Streetlights

A streetlight needing service by 144 North Florence Ave in Tulsa on Wednesday, Dec. 18, 2019. IAN MAULE/Tulsa World

Tulsa is trying to lighten up.

The city and PSO are in the process of putting up 144 street lights around area schools, an obviously important project that was funded through the Vision Tulsa school safety initiative.

Once that project is completed, the city has set aside money for new street lights for other neighborhoods that have been kept in the dark too long.

PSO will install and care for the neighborhood street lights once the city covers initial costs.

It’s important to distinguish the addition of new neighborhood street lights from the city’s efforts to relight highways, which fell victim to thieves stealing their wiring. After they are installed, neighborhood lights become the property and responsibility of PSO. Highway lighting is owned by the city, which is completely responsible for upkeep. That meant recovery from the wire theft epidemic had a greater public expense.

There are many neighborhoods that would like to be first to get the new lights. The latest count is 137 requests, a backlog that built up in the decade that the city deferred action in a misguided attempt to save money.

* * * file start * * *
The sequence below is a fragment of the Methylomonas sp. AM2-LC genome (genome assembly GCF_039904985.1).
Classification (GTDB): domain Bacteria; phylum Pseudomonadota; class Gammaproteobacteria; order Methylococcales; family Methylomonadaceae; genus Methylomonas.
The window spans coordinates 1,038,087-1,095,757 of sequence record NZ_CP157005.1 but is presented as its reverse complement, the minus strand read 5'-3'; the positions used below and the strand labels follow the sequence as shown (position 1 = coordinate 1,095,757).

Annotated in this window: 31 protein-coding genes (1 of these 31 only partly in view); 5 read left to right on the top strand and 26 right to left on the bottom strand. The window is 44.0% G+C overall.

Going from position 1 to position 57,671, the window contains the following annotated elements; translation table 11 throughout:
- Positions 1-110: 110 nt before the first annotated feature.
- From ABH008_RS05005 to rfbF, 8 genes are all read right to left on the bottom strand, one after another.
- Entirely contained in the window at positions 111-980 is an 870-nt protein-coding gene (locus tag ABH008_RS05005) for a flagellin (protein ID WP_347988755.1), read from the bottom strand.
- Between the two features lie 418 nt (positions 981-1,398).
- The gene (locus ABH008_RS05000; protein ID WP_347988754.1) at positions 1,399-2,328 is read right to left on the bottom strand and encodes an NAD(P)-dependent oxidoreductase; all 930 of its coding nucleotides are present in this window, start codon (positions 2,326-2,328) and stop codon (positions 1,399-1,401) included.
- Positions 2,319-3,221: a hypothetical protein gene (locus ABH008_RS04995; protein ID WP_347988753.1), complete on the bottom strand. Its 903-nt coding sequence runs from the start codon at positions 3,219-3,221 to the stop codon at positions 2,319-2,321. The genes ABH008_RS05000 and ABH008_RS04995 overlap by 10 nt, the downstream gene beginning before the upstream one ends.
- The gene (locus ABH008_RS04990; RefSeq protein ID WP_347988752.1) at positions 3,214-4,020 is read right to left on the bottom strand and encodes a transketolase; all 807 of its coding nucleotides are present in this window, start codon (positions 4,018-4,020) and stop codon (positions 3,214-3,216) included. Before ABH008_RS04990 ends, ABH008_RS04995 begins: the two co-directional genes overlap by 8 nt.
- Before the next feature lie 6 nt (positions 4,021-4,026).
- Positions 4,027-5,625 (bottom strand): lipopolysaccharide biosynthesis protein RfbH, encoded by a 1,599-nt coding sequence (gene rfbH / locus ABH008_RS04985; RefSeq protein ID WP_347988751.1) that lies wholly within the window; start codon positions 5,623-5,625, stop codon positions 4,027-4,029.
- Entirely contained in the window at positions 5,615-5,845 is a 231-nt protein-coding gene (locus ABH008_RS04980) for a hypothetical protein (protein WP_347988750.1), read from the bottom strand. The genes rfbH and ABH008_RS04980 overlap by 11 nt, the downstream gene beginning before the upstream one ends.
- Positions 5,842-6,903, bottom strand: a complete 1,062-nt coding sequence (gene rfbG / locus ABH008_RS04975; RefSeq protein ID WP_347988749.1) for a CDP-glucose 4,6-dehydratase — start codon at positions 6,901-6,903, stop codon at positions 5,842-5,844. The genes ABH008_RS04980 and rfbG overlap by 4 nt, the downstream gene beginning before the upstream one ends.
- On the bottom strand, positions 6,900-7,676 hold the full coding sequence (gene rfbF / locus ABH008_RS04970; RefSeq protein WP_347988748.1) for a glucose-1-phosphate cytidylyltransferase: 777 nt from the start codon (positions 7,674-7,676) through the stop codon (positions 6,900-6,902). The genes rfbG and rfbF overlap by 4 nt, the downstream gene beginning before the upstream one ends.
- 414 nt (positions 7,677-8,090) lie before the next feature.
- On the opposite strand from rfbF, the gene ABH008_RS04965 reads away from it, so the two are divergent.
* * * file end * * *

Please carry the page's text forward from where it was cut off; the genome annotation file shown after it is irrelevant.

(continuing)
The city is prioritizing the projects objectively, using a weighted scoring system that takes into account crime; reliance on alternative modes of transportation; nearby needs, such as grocery stores; and economic conditions.

That’s a rational and fair way to deal with the issue that effectively brings an important city benefit to parts of the city that have, frankly, been unserved too long.

Street lights are an inexpensive way to give Tulsans a feeling of safety and strengthen neighborhoods. The decision to stop adding streetlights was a penny-wise, pound-foolish choice that undercut Tulsa’s vitality, and we’re glad to see it reversed in an equitable, apolitical fashion.


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